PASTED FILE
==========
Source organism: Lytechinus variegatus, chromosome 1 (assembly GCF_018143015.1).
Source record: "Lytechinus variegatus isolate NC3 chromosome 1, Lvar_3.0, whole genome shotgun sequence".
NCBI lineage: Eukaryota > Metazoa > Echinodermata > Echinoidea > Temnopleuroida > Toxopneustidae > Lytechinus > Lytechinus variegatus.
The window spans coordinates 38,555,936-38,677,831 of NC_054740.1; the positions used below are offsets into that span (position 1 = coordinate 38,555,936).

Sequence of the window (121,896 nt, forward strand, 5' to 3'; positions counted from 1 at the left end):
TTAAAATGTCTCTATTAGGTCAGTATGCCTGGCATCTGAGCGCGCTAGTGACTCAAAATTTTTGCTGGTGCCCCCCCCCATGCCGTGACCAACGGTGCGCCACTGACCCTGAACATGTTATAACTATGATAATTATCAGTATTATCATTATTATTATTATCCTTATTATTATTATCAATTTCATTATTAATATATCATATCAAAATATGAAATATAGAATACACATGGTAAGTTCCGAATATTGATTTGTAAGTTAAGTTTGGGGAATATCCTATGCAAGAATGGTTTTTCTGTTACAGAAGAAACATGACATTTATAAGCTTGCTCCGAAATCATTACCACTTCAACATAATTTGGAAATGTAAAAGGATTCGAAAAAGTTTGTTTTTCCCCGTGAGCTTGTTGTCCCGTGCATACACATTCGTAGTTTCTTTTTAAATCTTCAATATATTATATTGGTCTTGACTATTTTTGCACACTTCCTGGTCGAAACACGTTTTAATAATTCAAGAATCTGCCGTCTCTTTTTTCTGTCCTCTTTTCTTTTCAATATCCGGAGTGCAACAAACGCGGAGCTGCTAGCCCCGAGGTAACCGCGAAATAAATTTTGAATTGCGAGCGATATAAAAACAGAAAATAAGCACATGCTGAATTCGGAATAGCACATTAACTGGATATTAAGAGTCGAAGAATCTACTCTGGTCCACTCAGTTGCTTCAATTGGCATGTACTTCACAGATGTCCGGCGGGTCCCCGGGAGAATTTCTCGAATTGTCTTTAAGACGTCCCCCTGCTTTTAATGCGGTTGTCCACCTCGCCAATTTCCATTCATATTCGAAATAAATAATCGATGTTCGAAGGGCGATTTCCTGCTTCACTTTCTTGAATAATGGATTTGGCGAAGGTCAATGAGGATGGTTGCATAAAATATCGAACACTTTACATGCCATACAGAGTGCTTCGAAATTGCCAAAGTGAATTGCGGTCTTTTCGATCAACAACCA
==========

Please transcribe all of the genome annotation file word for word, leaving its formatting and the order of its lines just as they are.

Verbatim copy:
Source organism: Lytechinus variegatus, chromosome 1 (assembly GCF_018143015.1).
Source record: "Lytechinus variegatus isolate NC3 chromosome 1, Lvar_3.0, whole genome shotgun sequence".
NCBI lineage: Eukaryota > Metazoa > Echinodermata > Echinoidea > Temnopleuroida > Toxopneustidae > Lytechinus > Lytechinus variegatus.
The window spans coordinates 38,555,936-38,677,831 of NC_054740.1; the positions used below are offsets into that span (position 1 = coordinate 38,555,936).

Sequence of the window (121,896 nt, forward strand, 5' to 3'; positions counted from 1 at the left end):
TTAAAATGTCTCTATTAGGTCAGTATGCCTGGCATCTGAGCGCGCTAGTGACTCAAAATTTTTGCTGGTGCCCCCCCCCATGCCGTGACCAACGGTGCGCCACTGACCCTGAACATGTTATAACTATGATAATTATCAGTATTATCATTATTATTATTATCCTTATTATTATTATCAATTTCATTATTAATATATCATATCAAAATATGAAATATAGAATACACATGGTAAGTTCCGAATATTGATTTGTAAGTTAAGTTTGGGGAATATCCTATGCAAGAATGGTTTTTCTGTTACAGAAGAAACATGACATTTATAAGCTTGCTCCGAAATCATTACCACTTCAACATAATTTGGAAATGTAAAAGGATTCGAAAAAGTTTGTTTTTCCCCGTGAGCTTGTTGTCCCGTGCATACACATTCGTAGTTTCTTTTTAAATCTTCAATATATTATATTGGTCTTGACTATTTTTGCACACTTCCTGGTCGAAACACGTTTTAATAATTCAAGAATCTGCCGTCTCTTTTTTCTGTCCTCTTTTCTTTTCAATATCCGGAGTGCAACAAACGCGGAGCTGCTAGCCCCGAGGTAACCGCGAAATAAATTTTGAATTGCGAGCGATATAAAAACAGAAAATAAGCACATGCTGAATTCGGAATAGCACATTAACTGGATATTAAGAGTCGAAGAATCTACTCTGGTCCACTCAGTTGCTTCAATTGGCATGTACTTCACAGATGTCCGGCGGGTCCCCGGGAGAATTTCTCGAATTGTCTTTAAGACGTCCCCCTGCTTTTAATGCGGTTGTCCACCTCGCCAATTTCCATTCATATTCGAAATAAATAATCGATGTTCGAAGGGCGATTTCCTGCTTCACTTTCTTGAATAATGGATTTGGCGAAGGTCAATGAGGATGGTTGCATAAAATATCGAACACTTTACATGCCATACAGAGTGCTTCGAAATTGCCAAAGTGAATTGCGGTCTTTTCGATCAACAACCA